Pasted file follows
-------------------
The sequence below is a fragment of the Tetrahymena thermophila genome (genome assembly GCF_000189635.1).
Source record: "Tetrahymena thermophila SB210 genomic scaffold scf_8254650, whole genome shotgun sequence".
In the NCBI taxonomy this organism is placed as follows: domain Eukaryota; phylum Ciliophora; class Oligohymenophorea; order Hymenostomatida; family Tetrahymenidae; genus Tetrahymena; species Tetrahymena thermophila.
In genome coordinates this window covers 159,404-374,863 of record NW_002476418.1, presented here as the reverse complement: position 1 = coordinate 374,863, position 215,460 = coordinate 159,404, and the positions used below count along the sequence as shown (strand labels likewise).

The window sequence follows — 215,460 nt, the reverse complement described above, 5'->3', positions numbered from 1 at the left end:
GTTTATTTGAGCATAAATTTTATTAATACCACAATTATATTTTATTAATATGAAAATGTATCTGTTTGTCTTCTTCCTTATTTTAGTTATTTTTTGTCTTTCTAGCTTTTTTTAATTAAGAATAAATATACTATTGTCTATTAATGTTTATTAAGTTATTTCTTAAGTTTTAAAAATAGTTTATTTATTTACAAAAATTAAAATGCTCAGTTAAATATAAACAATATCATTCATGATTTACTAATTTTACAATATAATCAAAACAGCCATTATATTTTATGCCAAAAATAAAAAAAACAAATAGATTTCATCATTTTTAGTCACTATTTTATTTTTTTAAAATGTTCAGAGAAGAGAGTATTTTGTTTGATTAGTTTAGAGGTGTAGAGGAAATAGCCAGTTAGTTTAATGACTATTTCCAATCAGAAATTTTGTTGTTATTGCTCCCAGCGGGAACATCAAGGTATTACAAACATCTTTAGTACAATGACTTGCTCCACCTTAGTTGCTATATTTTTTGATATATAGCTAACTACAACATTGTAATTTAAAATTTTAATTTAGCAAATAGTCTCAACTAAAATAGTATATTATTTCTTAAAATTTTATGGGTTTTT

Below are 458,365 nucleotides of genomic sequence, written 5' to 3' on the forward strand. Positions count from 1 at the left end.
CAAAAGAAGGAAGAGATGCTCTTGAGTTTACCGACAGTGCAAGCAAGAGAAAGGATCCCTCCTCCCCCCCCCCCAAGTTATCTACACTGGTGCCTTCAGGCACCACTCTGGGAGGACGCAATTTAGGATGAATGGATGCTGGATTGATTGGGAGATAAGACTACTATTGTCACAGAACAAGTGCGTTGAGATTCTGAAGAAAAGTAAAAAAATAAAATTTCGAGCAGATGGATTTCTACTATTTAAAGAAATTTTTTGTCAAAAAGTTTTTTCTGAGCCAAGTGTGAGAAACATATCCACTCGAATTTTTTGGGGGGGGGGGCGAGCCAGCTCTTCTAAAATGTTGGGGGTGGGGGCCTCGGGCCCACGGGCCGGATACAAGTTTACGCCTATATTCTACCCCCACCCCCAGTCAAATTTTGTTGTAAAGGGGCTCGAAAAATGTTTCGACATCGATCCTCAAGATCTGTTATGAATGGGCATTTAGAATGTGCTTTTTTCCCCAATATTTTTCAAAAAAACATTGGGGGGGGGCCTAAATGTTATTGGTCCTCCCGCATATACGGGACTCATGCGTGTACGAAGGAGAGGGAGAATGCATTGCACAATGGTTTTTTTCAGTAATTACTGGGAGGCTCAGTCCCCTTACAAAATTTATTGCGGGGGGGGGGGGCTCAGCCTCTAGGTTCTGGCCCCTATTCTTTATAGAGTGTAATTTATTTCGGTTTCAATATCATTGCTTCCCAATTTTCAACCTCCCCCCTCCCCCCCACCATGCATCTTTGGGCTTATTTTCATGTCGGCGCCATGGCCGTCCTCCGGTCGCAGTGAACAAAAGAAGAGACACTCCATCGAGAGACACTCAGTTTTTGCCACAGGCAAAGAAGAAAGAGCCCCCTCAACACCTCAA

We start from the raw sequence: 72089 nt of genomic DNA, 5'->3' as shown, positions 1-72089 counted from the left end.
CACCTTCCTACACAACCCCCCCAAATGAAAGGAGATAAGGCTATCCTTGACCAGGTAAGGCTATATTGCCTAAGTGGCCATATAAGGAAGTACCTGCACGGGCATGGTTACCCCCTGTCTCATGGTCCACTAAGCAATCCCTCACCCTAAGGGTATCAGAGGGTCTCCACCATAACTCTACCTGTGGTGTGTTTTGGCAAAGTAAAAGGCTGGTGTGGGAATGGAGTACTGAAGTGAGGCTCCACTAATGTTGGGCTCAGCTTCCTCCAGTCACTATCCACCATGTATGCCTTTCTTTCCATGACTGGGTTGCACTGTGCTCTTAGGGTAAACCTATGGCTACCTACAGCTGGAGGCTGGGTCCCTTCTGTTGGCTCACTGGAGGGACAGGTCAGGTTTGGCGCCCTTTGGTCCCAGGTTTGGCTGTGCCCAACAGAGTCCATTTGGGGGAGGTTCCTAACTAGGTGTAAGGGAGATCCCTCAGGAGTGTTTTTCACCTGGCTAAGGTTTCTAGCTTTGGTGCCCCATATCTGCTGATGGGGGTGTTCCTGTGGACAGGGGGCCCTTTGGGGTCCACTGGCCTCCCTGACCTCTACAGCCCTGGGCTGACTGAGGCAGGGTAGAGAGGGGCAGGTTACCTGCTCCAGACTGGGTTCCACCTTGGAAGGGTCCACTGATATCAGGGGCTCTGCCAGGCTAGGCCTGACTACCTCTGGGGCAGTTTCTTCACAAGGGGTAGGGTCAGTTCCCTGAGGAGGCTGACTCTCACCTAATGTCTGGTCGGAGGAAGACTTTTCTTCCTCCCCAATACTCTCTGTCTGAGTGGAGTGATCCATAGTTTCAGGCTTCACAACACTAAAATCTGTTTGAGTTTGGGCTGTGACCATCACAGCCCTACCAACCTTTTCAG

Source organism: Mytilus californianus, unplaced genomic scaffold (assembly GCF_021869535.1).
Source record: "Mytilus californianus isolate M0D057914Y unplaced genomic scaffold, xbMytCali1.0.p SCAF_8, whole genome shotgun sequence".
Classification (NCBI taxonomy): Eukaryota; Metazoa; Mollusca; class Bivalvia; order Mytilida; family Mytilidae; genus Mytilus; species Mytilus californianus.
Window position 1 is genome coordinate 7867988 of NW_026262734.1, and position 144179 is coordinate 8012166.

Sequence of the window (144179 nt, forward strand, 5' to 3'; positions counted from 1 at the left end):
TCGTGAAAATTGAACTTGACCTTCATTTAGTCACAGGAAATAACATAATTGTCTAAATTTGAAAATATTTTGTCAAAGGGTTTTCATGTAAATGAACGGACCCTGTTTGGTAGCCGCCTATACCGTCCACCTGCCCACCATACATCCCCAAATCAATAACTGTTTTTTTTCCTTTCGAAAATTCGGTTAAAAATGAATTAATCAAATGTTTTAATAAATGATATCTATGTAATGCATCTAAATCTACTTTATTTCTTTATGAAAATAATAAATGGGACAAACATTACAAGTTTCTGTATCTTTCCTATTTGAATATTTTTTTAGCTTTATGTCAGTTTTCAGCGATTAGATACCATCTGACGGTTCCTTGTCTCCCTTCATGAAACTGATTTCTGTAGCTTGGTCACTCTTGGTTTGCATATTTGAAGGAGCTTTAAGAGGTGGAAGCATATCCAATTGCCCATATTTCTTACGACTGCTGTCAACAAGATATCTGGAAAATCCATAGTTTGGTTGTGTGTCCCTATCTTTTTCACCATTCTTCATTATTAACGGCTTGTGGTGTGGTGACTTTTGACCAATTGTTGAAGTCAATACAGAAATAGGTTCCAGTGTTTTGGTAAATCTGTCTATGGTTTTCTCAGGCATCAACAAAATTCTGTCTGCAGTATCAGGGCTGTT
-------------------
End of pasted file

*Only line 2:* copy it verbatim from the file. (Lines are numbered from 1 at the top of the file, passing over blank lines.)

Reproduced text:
Source record: "Tetrahymena thermophila SB210 genomic scaffold scf_8254650, whole genome shotgun sequence".